In an effort to “deconstruct and decentralize whiteness,” the University of Minnesota’s Center for Practice Transformation and School of Social Work recently presented a “12-step program” to make white students aware of their innate “white supremacy.” This allegedly “anti-racist” course is the ultimate apotheosis of racism, telling whites that as a sole result of their skin color they endorse and promote racist beliefs and policies.
The course is presented in the form of an online “webinar” titled “Recovery from White Conditioning.” The official program description explains that “The Model of Recovery from White Conditioning, a derivative work based on the 12 steps of Alcoholics Anonymous, is rooted in love and accountability. It involves white people, working in our community to transform violent legacies of whiteness into healthier, white, anti-racist community…” The AA community has notably rejected this usurpation of their 12-step format for an “anti-racist” crusade.
The webinar is led by therapist and clinical supervisor Cristina Combs, a white woman who states that the program “is designed for white people to challenge and support each other to accept our responsibility for dismantling white supremacy, as it lives in us and around us.”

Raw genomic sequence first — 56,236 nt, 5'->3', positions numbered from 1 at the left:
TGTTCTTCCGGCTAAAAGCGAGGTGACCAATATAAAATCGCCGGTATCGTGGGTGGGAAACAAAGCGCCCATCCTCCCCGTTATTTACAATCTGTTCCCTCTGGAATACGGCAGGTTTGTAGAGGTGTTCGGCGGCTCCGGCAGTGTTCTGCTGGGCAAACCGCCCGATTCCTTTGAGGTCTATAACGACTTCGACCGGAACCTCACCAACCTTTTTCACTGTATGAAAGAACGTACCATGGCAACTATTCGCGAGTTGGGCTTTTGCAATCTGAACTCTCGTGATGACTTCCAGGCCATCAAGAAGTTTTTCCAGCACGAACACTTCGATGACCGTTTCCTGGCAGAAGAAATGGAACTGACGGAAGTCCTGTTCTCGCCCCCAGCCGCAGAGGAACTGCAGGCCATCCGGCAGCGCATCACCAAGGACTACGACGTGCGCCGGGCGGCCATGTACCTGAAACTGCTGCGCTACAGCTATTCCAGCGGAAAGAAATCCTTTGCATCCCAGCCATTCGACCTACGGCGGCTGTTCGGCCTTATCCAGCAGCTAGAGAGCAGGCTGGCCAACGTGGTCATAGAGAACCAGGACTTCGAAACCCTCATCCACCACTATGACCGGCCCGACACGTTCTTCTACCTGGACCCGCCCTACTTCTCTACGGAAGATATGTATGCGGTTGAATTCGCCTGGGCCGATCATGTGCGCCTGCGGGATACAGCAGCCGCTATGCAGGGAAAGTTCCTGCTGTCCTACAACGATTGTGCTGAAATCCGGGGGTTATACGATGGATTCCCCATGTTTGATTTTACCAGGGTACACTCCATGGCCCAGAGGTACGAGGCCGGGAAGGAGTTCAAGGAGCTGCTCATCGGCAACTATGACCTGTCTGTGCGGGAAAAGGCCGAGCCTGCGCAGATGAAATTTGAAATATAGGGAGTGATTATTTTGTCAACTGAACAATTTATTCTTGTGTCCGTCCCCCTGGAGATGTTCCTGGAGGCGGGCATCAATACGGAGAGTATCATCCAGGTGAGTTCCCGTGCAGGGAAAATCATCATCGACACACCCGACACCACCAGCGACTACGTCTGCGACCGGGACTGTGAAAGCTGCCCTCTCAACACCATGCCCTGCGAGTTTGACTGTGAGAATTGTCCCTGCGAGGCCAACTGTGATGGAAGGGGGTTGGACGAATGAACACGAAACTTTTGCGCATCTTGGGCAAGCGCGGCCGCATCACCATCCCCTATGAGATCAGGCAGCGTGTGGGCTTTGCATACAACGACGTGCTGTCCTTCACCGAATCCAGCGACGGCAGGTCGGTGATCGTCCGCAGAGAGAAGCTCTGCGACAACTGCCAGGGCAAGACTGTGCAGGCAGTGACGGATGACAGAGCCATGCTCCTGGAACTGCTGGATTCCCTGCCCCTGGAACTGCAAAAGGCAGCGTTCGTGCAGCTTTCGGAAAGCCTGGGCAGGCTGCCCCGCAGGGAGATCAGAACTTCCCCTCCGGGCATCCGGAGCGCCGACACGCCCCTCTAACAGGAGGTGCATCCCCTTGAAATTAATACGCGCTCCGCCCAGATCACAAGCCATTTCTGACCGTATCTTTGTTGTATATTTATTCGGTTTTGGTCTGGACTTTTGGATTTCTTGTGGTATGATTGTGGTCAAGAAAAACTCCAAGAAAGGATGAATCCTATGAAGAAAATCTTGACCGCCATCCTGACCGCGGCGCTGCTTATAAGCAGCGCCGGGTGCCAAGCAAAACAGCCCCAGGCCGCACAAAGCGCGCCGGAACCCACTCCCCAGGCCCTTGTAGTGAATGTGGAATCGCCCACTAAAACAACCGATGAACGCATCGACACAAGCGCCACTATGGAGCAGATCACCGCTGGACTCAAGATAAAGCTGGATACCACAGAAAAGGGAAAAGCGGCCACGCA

This is the very definition of racism—telling a group of white people that solely because of the color of their skin, white supremacy “lives in us.”
According to Combs, all white people are on a “spectrum of recovery” from white supremacy. She includes herself in that figure, even displaying a slide featuring a picture of herself with the words “The face of White Supremacy” beneath it. She tells her pupils that it is important to have conversations about how “good people” can be “complicit in perpetuating systemic racism and white supremacy” and that to do so we need to assert “that all of us as White folks are implicated, we are complicit, we all have work to do.”
Combs then delves into “The 12 Steps of Recovery from White Conditioning” which include: “We admitted that we had been socially conditioned by the ideology of white supremacy—that our minds were subject to racial biases, often unconsciously so;” “We came to believe that we could embrace our ignorance as an invitation to learn;” “We journeyed boldly inward, exploring and acknowledging ways in which white supremacist teachings have been integrated into our minds and spirits,” and “We confessed our mistakes and failing to ourselves and others.”
For presenting the racist ideology that whiteness is equivalent to the belief in and promotion of white supremacy, the University of Minnesota deserves a place on the most racist list.